Welcome back, one and all, to my New Year’s Resolution! It’s been a great way for me to finally watch films I’ve always wanted to and look back on old favorites. The rules are the same as the have been for the past two years, and it’s time for me to start by scratch a major film off my watchlist.
This road-trip dramedy was originally released in theaters worldwide by MGM on December 16th, 1988. Made for the middling budget of $25 million, it went on to gross over $354.8 million at the box office. This made it the highest-grossing U.S. film of that year, despite competition from the likes of Die Hard and Twins. Critically acclaimed, it went on to win and be nominated for several year-end accolades, including top honors at the 39th Berlin International Film Festival. It also managed to win 4 Academy Awards, including Best Actor and Picture, out of 8 total nominations.
Directed by Barry Levinson, the Oscar-winning screenplay was originally written by Barry Marrow before being polished by Ronald Bass. The characters and story were inspired by Kim Peek and Bill Sackter, two real-life savants who Marrow met by chance. The final draft was delivered a few hours before the 1988 Writers Guild of America strike started, preventing any further rewrites during filming. There was also a controversy when 15 major airlines omitted a pivotal scene from the film, except for the Australian based Qantas whose safety records become more well-known afterwards.
Tom Cruise stars as Charlie Babbitt, a selfish young wheeler-dealer who tries importing cars against the EPA’s rules. When his estranged father dies, he travels to Cincinnati to hear the will reading and presumably inherit his vast amount of money and assets. However, he learns that his father’s entire fortune has been bequeathed to his older brother Raymond, played by Dustin Hoffman, who’s lived much of his life in a group home due to his autism and savant syndrome. Together, they embark on a cross-country roadtrip to change the legal status of their inheritance and form an unusual bond along the way.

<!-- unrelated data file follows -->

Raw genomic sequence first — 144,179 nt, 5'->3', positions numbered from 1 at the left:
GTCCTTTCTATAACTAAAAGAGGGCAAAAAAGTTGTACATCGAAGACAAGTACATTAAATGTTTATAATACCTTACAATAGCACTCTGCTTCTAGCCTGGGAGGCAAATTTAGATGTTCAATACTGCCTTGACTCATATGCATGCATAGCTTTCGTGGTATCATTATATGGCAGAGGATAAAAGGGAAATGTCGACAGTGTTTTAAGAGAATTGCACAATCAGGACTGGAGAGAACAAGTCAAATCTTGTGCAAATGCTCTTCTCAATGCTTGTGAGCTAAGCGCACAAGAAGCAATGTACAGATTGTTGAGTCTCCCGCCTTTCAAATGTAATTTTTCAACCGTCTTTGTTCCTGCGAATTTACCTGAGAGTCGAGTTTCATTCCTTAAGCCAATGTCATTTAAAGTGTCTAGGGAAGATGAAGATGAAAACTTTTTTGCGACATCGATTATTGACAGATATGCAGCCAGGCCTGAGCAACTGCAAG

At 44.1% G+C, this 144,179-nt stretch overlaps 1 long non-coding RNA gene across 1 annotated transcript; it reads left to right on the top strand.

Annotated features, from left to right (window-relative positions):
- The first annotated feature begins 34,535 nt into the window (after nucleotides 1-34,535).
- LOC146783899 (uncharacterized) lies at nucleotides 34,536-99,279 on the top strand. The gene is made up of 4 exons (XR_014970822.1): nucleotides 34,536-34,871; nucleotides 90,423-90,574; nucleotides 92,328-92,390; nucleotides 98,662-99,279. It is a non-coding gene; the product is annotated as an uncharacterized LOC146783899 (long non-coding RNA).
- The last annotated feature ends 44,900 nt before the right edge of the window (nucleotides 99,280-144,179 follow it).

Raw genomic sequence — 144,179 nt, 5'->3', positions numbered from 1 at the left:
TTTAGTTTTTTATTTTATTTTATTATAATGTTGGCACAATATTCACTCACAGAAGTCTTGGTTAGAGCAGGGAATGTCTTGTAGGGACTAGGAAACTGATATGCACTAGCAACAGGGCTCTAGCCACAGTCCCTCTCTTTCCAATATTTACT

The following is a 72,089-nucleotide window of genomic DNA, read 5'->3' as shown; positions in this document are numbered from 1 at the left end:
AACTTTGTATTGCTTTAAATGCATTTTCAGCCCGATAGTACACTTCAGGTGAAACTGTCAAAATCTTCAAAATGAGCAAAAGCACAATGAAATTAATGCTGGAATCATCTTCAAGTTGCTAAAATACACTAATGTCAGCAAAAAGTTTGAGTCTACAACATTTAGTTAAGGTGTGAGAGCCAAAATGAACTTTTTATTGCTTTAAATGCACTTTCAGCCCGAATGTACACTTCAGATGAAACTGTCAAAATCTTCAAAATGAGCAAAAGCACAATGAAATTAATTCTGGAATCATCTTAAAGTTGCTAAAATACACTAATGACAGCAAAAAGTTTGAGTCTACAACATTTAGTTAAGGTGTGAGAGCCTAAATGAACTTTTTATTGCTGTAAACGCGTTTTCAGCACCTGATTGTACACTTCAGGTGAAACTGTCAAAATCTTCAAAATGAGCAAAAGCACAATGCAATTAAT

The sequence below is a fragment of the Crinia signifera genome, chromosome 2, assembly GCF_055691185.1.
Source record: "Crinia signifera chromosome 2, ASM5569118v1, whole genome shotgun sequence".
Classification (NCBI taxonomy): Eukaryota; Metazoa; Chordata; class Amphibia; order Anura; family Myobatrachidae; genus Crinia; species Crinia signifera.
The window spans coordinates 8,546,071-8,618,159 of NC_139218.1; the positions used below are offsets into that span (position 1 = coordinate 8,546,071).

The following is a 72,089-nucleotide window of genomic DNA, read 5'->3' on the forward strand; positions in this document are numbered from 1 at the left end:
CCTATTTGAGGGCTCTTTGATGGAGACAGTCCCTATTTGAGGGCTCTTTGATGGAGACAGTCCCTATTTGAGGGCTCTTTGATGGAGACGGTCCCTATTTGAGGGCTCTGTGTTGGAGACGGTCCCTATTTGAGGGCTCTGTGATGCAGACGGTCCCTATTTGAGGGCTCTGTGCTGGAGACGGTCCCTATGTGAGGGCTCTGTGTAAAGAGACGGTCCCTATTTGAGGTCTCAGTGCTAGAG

Full disclosure for everyone reading this: I am an adult male diagnosed with autism spectrum disorder. I have been on the spectrum for as long as I can remember and it has been a major defining part of my life and personality. It’s only been in the last few years that I’ve truly become interested in researching the topic and I’d even go as far as to say that it has helped shape my passion for movies and storytelling. It’s something I’ve become comfortable with, and I’m proud of the resilience it has given me over time.
Despite this, with a few exceptions, I have rarely seen a portrayal of the condition in mainstream media. Shows and films such as Atypical, The Accountant, and Barfi have attempted to normalize it for neurotypical people in recent years, but I had never seen the one that had put it on the map for more people. As a serious depiction of autism, I have a couple of issues with it. But as a film on its own, Rain Man is still a pretty engaging and entertaining road movie to watch after 32 years.
The way they handle Raymond’s condition was much more sensitive than I had anticipated and it definitely gets a lot of things right. Many of his on-screen mannerisms, such as talking to himself and frequent panic attacks or outbursts, are remarkably accurate to the general symptoms of autism. It also gets points for showing how Charlie, a cold and selfish person, initially tries to manipulate Raymond for his own purposes before gradually changing his mind; that really hit close to home for me.
Where Rain Man falters here, aside from just being a typical roadtrip movie, is that it almost implies that all people on the spectrum are savants who are cut off from normal human emotions. This makes Raymond seem almost robotic during his time on-screen, and it feels way too simplified to have a full impact. But at the same time, I have to give Levinson and Co. some credit for at least trying to do something realistic with it, especially for the time it was made in.